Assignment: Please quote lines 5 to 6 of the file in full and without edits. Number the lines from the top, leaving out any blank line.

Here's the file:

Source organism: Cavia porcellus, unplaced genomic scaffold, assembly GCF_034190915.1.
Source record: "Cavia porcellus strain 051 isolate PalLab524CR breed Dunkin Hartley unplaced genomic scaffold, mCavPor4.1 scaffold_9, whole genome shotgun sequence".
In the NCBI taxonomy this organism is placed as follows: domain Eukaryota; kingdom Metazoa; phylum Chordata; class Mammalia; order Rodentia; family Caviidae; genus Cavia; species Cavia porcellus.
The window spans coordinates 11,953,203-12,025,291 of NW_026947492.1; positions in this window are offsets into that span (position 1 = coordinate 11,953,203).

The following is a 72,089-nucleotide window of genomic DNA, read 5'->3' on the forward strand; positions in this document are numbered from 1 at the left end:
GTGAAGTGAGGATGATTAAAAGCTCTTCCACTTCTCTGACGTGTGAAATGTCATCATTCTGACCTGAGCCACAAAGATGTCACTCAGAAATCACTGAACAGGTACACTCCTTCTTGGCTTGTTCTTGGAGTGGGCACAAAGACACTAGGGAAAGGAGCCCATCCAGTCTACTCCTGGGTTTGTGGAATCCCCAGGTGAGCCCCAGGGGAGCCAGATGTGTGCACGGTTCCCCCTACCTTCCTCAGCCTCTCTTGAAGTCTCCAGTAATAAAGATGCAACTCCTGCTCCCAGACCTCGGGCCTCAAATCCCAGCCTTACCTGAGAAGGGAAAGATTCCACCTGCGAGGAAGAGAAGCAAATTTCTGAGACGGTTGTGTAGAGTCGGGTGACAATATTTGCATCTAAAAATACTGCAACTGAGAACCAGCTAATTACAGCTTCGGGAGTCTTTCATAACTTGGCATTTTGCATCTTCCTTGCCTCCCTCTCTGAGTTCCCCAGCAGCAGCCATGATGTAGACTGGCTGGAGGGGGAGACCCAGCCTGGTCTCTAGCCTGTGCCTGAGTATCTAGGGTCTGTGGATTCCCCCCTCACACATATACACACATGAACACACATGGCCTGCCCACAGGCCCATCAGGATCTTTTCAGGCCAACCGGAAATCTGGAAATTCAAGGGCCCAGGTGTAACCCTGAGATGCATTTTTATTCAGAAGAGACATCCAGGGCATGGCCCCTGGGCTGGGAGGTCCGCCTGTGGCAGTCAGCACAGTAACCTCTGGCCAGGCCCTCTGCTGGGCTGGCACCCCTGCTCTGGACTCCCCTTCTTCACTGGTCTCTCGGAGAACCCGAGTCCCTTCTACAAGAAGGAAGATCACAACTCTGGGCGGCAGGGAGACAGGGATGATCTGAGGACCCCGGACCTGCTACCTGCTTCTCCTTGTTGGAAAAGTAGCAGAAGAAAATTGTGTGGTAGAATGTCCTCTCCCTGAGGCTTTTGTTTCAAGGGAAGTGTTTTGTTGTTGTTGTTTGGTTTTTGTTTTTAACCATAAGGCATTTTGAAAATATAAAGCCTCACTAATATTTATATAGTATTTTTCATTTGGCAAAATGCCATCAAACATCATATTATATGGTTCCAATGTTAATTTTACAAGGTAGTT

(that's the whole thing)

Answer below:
The following is a 72,089-nucleotide window of genomic DNA, read 5'->3' on the forward strand; positions in this document are numbered from 1 at the left end:
GTGAAGTGAGGATGATTAAAAGCTCTTCCACTTCTCTGACGTGTGAAATGTCATCATTCTGACCTGAGCCACAAAGATGTCACTCAGAAATCACTGAACAGGTACACTCCTTCTTGGCTTGTTCTTGGAGTGGGCACAAAGACACTAGGGAAAGGAGCCCATCCAGTCTACTCCTGGGTTTGTGGAATCCCCAGGTGAGCCCCAGGGGAGCCAGATGTGTGCACGGTTCCCCCTACCTTCCTCAGCCTCTCTTGAAGTCTCCAGTAATAAAGATGCAACTCCTGCTCCCAGACCTCGGGCCTCAAATCCCAGCCTTACCTGAGAAGGGAAAGATTCCACCTGCGAGGAAGAGAAGCAAATTTCTGAGACGGTTGTGTAGAGTCGGGTGACAATATTTGCATCTAAAAATACTGCAACTGAGAACCAGCTAATTACAGCTTCGGGAGTCTTTCATAACTTGGCATTTTGCATCTTCCTTGCCTCCCTCTCTGAGTTCCCCAGCAGCAGCCATGATGTAGACTGGCTGGAGGGGGAGACCCAGCCTGGTCTCTAGCCTGTGCCTGAGTATCTAGGGTCTGTGGATTCCCCCCTCACACATATACACACATGAACACACATGGCCTGCCCACAGGCCCATCAGGATCTTTTCAGGCCAACCGGAAATCTGGAAATTCAAGGGCCCAGGTGTAACCCTGAGATGCATTTTTATTCAGAAGAGACATCCAGGGCATGGCCCCTGGGCTGGGAGGTCCGCCTGTGGCAGTCAGCACAGTAACCTCTGGCCAGGCCCTCTGCTGGGCTGGCACCCCTGCTCTGGACTCCCCTTCTTCACTGGTCTCTCGGAGAACCCGAGTCCCTTCTACAAGAAGGAAGATCACAACTCTGGGCGGCAGGGAGACAGGGATGATCTGAGGACCCCGGACCTGCTACCTGCTTCTCCTTGTTGGAAAAGTAGCAGAAGAAAATTGTGTGGTAGAATGTCCTCTCCCTGAGGCTTTTGTTTCAAGGGAAGTGTTTTGTTGTTGTTGTTTGGTTTTTGTTTTTAACCATAAGGCATTTTGAAAATATAAAGCCTCACTAATATTTATATAGTATTTTTCATTTGGCAAAATGCCATCAAACATCATATTATATGGTTCCAATGTTAATTTTACAAGGTAGTT